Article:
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Monday, May 16, 2011

Michael Ignatieff: The Philosopher King that Almost Was

Sadly Michael Ignatieff will not be the prime minister of Canada.  Ignatieff announced that he would step down as leader of the Liberal Party after last week’s elections in which the party lost more than half its seats in parliament.  Why, you may wonder, should an Israeli/American academic who knows next to nothing about Canadian politics be saddened by this?  Good question.

Well, beyond a natural affiliation with the moderate left that comes with the academic territory, this was the one chance of having a true philosopher king on the world stage.  Ignatieff is a world-class academic and writer whose books have been a source of great inspiration to me.  Ignatieff’s work on human rights and international affairs is measured and brings a much-needed balanced approach.  Moreover, his biographical work is equally good.  This includes an exceptionally engrossing book on the life of Isaiah Berlin, who was Ignatieff’s teacher, as well as Ignatieff’s wonderful book on his own family’s history entitle The Russian Album I.  Here is a favorite passage:     

No one I know lives in the house where they grew up or even in the town or village where they once were children.  Most of my friends live apart from their parents. Many were born in one country and now live in another.  Others live in exile, forming their thoughts in a second language among strangers.  I have friends whose family past was consumed in the concentration camps. They are orphans in time. This century has made migration, expatriation and exile the norm, rootedness the exception.  To come as I do from a hybrid family of White Russian exiles who married Scottish Canadians is to be at once lucky – we survived – and typical.

            Michael Ignatieff / The Russian Album

The loss to Canadian politics (assuming there is one, for all I know he might have been a lousy politician) will be the gain of the academic.  But it would have been nice to have had a true philosopher king, for Plato’s sake even if for no other reason.        

Posted by Ori Herstein on May 16, 2011 at 11:17 AM | Permalink


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Thanks for clarifying. I tend to agree about the “serious political philosopher bit” as well as about what you say about the “who counts as a philosopher” issue (which always struck me as a silly question). I guess I still like Ignatieff's stuff: biographical, historical as well as reflections on international affairs and human rights, whether it is good philosophy or not (or philosophy at all) and think he would have added something of value to the political landscape (which really was the point of the post). You and Brian appear to agree in not agreeing with me on that.

So there are so far two “likes” for Ignatieff and two “dislikes.”

In any case, thanks for taking the time to read my post and comment.

Posted by: Ori | May 17, 2011 9:09:42 PM

I guess that having an advanced degree is neither necessary nor sufficient for being a philosopher, but, like Brian, my impression is that most philosophers think Ignatieff isn't that great at philosophy (some of his work I like more than other parts, but much of it is pretty fluffy, and not up to the standards of serious political philosophy) and given his support for some pretty terrible positions, philosophers are happy to not claim him and not take any responsibility for him, given that his advanced degrees are in politics and history. So, I don't think Brian and I are disagreeing here, for what that's worth.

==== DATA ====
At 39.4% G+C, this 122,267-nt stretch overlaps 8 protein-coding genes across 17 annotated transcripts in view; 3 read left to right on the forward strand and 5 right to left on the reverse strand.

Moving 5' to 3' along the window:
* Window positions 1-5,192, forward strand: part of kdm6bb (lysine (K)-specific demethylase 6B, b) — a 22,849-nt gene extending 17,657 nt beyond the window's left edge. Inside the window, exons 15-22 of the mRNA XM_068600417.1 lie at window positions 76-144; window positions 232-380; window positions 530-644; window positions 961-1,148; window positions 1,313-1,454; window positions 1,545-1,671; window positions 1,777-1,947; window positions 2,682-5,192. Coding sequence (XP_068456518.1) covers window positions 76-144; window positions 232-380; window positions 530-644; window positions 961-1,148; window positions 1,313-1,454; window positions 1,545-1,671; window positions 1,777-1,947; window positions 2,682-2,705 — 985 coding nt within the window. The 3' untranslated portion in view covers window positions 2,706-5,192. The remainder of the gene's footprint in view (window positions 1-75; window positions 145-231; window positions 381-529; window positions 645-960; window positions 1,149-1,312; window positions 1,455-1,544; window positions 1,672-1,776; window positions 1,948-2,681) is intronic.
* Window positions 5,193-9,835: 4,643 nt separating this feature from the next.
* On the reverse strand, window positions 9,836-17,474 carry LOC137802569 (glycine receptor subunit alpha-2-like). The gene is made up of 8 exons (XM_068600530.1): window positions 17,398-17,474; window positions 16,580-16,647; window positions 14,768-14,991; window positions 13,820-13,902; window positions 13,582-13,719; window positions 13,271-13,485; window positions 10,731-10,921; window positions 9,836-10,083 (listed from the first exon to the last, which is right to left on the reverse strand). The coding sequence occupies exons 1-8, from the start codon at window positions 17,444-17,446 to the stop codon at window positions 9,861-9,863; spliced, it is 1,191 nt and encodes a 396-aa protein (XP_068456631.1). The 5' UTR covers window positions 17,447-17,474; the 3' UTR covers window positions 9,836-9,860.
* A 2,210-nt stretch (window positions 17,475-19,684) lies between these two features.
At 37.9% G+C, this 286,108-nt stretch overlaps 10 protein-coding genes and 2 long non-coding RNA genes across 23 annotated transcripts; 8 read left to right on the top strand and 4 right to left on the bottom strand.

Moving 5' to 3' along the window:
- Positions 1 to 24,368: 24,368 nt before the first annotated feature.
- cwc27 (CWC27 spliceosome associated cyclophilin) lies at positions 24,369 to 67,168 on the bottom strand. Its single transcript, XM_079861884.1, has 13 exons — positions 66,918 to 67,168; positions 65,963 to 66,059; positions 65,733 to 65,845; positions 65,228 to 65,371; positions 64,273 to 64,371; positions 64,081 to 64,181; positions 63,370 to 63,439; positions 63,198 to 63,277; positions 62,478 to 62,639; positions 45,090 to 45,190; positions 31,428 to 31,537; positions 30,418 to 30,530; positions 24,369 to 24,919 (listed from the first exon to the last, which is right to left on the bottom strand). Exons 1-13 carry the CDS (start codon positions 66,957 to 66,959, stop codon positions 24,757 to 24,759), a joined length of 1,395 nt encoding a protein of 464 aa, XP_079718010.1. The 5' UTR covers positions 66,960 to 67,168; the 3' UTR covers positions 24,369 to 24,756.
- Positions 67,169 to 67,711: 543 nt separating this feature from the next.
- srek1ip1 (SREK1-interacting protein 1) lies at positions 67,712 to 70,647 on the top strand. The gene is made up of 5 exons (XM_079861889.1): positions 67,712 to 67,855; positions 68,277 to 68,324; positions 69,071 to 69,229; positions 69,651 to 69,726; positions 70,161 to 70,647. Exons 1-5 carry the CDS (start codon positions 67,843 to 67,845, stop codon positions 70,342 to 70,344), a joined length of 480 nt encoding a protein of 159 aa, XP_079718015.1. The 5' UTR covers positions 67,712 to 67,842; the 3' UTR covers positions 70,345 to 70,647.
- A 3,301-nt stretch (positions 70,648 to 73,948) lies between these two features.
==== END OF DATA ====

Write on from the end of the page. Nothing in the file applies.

Posted by: Matt | May 17, 2011 8:31:28 PM

Brian and Matt,

I am not sure Brian is with Matt. Matt seems to think that Ignatieff is not a philosopher (based on his degrees and the fact that those Matt counts as philosophers presumably do not tend to view Ignatieff as one of them). Brian seems to think that Ignatieff is a bad philosopher, but by implication a philosopher none the less.

I should say that my use of the term "philosopher" in "philosopher king" was rather loser. The terms "intellectual," "a man of letters," or "theorist" would have all done just as well.


I am not a Plato scholar, so I cannot really comment. But thanks for pointing this out.

Posted by: Ori | May 17, 2011 4:39:04 PM

Have to agree with Matt--Ignatieff is as good a philosopher as he was a politican!

Posted by: Brian | May 17, 2011 8:09:51 AM

Given Ignatieff's positions on the Iraq war and his semi-support for torture, I'm not sorry to see him go, and don't consider him to be of high moral stature. (My impression is that most philosophers are not overly eager to claim him, either, and are glad to note that his degrees are not in philosophy.)

Posted by: Matt | May 16, 2011 3:02:57 PM

Of course some of us (like Julia Annas) don't believe the "philosopher king" model was intended to be taken literally, the ideal polis sketched so as to illuminate the order and ruling principle of the soul, it being easier to examine in the large and by analogy, as it were, than through a direct examination of the the thing--the soul--itself. All the same, I wish it was in fact the case that more politicians were of the stature and integrity of Ignatieff.

Posted by: Patrick S. O'Donnell | May 16, 2011 2:24:04 PM

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